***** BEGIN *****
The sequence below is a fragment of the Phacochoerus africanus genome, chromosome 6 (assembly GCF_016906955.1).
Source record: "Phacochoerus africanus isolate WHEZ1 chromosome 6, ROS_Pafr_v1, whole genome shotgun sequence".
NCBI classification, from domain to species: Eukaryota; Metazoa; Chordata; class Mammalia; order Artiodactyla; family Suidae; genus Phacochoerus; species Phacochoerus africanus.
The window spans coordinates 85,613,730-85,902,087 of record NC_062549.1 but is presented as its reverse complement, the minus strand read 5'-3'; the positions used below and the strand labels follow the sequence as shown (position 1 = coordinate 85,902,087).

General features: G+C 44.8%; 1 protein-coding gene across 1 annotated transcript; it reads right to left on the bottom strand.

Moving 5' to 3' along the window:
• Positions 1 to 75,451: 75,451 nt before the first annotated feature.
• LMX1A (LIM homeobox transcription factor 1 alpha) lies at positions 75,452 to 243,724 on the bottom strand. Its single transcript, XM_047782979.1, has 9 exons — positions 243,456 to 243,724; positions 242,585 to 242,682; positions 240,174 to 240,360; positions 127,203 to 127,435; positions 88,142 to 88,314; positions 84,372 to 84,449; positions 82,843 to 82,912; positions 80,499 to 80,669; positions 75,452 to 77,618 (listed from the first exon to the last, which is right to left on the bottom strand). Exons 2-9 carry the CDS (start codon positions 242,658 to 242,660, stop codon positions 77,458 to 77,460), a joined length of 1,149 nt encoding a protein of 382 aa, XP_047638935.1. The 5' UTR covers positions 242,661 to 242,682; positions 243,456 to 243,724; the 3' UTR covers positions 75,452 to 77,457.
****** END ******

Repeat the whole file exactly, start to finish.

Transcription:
The sequence below is a fragment of the Phacochoerus africanus genome, chromosome 6 (assembly GCF_016906955.1).
Source record: "Phacochoerus africanus isolate WHEZ1 chromosome 6, ROS_Pafr_v1, whole genome shotgun sequence".
NCBI classification, from domain to species: Eukaryota; Metazoa; Chordata; class Mammalia; order Artiodactyla; family Suidae; genus Phacochoerus; species Phacochoerus africanus.
The window spans coordinates 85,613,730-85,902,087 of record NC_062549.1 but is presented as its reverse complement, the minus strand read 5'-3'; the positions used below and the strand labels follow the sequence as shown (position 1 = coordinate 85,902,087).

General features: G+C 44.8%; 1 protein-coding gene across 1 annotated transcript; it reads right to left on the bottom strand.

Moving 5' to 3' along the window:
• Positions 1 to 75,451: 75,451 nt before the first annotated feature.
• LMX1A (LIM homeobox transcription factor 1 alpha) lies at positions 75,452 to 243,724 on the bottom strand. Its single transcript, XM_047782979.1, has 9 exons — positions 243,456 to 243,724; positions 242,585 to 242,682; positions 240,174 to 240,360; positions 127,203 to 127,435; positions 88,142 to 88,314; positions 84,372 to 84,449; positions 82,843 to 82,912; positions 80,499 to 80,669; positions 75,452 to 77,618 (listed from the first exon to the last, which is right to left on the bottom strand). Exons 2-9 carry the CDS (start codon positions 242,658 to 242,660, stop codon positions 77,458 to 77,460), a joined length of 1,149 nt encoding a protein of 382 aa, XP_047638935.1. The 5' UTR covers positions 242,661 to 242,682; positions 243,456 to 243,724; the 3' UTR covers positions 75,452 to 77,457.